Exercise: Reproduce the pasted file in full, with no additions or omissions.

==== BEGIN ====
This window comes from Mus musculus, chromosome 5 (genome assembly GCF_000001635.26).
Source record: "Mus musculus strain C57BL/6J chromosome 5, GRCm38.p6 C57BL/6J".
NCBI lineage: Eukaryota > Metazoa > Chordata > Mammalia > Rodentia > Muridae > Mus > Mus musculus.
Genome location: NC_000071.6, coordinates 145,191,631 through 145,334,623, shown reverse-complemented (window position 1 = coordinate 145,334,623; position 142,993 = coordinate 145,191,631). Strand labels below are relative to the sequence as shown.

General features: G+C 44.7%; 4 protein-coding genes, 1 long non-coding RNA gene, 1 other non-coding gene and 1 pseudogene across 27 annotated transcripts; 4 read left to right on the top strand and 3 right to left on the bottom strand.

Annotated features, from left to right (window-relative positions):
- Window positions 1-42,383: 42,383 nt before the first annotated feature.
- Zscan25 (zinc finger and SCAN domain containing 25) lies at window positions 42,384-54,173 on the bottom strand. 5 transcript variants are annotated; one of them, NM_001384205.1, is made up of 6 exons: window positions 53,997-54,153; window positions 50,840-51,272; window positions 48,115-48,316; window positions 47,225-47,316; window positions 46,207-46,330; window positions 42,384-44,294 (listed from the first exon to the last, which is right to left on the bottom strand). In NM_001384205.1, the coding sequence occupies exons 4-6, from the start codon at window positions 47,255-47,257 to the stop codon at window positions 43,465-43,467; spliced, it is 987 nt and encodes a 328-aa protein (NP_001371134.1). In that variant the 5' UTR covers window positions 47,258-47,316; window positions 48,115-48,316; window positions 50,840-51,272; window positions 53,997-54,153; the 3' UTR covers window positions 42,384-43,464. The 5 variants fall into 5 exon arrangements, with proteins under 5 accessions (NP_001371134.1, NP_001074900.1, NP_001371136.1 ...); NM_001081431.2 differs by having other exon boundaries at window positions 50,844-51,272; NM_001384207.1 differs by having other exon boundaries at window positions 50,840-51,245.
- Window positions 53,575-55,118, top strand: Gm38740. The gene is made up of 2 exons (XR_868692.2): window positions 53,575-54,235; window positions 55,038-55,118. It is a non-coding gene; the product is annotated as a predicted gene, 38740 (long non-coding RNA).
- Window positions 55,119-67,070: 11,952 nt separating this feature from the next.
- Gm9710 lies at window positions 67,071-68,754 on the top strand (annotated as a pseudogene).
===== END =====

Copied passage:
This window comes from Mus musculus, chromosome 5 (genome assembly GCF_000001635.26).
Source record: "Mus musculus strain C57BL/6J chromosome 5, GRCm38.p6 C57BL/6J".
NCBI lineage: Eukaryota > Metazoa > Chordata > Mammalia > Rodentia > Muridae > Mus > Mus musculus.
Genome location: NC_000071.6, coordinates 145,191,631 through 145,334,623, shown reverse-complemented (window position 1 = coordinate 145,334,623; position 142,993 = coordinate 145,191,631). Strand labels below are relative to the sequence as shown.

General features: G+C 44.7%; 4 protein-coding genes, 1 long non-coding RNA gene, 1 other non-coding gene and 1 pseudogene across 27 annotated transcripts; 4 read left to right on the top strand and 3 right to left on the bottom strand.

Annotated features, from left to right (window-relative positions):
- Window positions 1-42,383: 42,383 nt before the first annotated feature.
- Zscan25 (zinc finger and SCAN domain containing 25) lies at window positions 42,384-54,173 on the bottom strand. 5 transcript variants are annotated; one of them, NM_001384205.1, is made up of 6 exons: window positions 53,997-54,153; window positions 50,840-51,272; window positions 48,115-48,316; window positions 47,225-47,316; window positions 46,207-46,330; window positions 42,384-44,294 (listed from the first exon to the last, which is right to left on the bottom strand). In NM_001384205.1, the coding sequence occupies exons 4-6, from the start codon at window positions 47,255-47,257 to the stop codon at window positions 43,465-43,467; spliced, it is 987 nt and encodes a 328-aa protein (NP_001371134.1). In that variant the 5' UTR covers window positions 47,258-47,316; window positions 48,115-48,316; window positions 50,840-51,272; window positions 53,997-54,153; the 3' UTR covers window positions 42,384-43,464. The 5 variants fall into 5 exon arrangements, with proteins under 5 accessions (NP_001371134.1, NP_001074900.1, NP_001371136.1 ...); NM_001081431.2 differs by having other exon boundaries at window positions 50,844-51,272; NM_001384207.1 differs by having other exon boundaries at window positions 50,840-51,245.
- Window positions 53,575-55,118, top strand: Gm38740. The gene is made up of 2 exons (XR_868692.2): window positions 53,575-54,235; window positions 55,038-55,118. It is a non-coding gene; the product is annotated as a predicted gene, 38740 (long non-coding RNA).
- Window positions 55,119-67,070: 11,952 nt separating this feature from the next.
- Gm9710 lies at window positions 67,071-68,754 on the top strand (annotated as a pseudogene).